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    As @Brindy says, the comma should go after and; this makes even if he did into a sub-clause, which by definition can be removed without affecting whether the sentence makes sense; do that with the original and you get an incomplete sentence.

    Amended
    He had no power to help anyone and, even if he did, what could he do?

    Original
    He had no power to help anyone, and even if he did, what could he do?

    Although the sentence seems somewhat tautologous; there being nothing he could do implies powerlessness.
     
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  9. OurJud
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    OurJud Contributing Member Contributor

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    But when you say the sentence out loud, the pause is before 'and'. At least it is for my speech pattern. Isn't that the purpose of a comma, to indicate a slight pause?
     
  10. Shadowfax
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    Shadowfax Contributing Member Contributor

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    No.

    There are specific uses for a comma, and just because you run out of breath isn't one of them.

    But, do you really pause for breath before the and?

    He had no power to help anyone
    and even if he did
    what could he do?


    He had no power to help anyone and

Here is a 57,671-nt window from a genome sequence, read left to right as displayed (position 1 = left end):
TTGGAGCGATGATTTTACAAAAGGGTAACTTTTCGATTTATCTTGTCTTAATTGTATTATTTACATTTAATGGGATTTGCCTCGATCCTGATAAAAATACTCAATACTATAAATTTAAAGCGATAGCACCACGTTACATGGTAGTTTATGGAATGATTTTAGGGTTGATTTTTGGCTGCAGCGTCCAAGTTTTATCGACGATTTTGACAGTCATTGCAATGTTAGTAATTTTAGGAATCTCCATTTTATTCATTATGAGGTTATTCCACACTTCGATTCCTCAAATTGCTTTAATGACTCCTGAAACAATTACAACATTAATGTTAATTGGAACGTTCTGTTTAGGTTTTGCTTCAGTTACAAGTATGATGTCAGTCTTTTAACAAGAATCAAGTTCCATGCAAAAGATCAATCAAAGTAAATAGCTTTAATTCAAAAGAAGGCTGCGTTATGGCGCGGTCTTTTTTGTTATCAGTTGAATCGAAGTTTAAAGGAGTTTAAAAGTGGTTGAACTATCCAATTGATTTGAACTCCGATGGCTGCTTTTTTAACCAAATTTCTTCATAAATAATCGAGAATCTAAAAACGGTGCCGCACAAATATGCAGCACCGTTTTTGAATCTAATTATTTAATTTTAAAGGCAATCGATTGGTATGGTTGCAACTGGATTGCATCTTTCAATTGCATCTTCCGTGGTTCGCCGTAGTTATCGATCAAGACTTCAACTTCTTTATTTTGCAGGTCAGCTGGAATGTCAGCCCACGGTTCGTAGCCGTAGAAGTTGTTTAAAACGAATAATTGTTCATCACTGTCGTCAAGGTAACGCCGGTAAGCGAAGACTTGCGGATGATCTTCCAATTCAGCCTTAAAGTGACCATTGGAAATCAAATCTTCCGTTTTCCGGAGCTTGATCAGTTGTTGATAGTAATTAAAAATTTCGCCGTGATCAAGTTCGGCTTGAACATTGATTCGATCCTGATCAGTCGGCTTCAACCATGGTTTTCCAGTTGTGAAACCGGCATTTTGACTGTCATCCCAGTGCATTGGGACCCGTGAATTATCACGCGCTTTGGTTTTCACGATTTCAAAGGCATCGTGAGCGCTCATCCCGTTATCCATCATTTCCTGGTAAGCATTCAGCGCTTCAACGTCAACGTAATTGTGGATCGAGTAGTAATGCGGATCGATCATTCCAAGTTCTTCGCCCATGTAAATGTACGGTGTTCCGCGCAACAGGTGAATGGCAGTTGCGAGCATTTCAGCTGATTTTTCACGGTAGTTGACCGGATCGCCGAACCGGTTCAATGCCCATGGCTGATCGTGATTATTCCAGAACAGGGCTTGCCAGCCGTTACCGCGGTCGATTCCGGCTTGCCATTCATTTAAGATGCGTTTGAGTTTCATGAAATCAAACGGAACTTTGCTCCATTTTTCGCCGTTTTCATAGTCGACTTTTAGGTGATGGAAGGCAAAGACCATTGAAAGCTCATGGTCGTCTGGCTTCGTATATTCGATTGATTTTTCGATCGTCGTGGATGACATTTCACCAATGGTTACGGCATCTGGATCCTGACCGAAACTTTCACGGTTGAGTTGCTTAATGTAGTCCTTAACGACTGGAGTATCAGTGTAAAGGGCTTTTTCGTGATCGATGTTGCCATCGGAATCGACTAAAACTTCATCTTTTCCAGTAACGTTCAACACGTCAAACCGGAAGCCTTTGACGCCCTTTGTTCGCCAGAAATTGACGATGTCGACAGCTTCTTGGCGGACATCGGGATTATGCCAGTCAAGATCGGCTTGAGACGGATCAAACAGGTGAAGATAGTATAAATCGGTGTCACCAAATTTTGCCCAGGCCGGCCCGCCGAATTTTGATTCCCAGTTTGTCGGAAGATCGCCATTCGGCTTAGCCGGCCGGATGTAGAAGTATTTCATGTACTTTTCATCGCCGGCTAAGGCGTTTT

even if he did
    what could he do?


    Taking it your way, you could remove the middle section as if it were a sub-clause; the problem is you then leave yourself with a run-on sentence; if you put a comma in at that point, you end up with a comma splice.
     
  11. OurJud
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    OurJud Contributing Member Contributor

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    Definitely. It's a real distinct pause too. maybe it's just where I come from.
     
  12. doggiedude
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    doggiedude Contributing Member

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    I kinda agree with @OurJud. When I say it out loud, I pause after the "anyone".
    This is the whole reason I had trouble with where the comma goes to begin with. From what I understand, @Shadowfax is correct about the comma isolating the clause but when spoken it comes out awkward to me with the comma after "and."
     
  13. OurJud
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    OurJud Contributing Member Contributor

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    It does, but as @matwoolf says you could always eliminate the debate and change it to: He had no power to help anyone. Even if he did, what could he do? Which sounds just as good to me.
     
  14. Spencer1990
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    Spencer1990 Contributing Member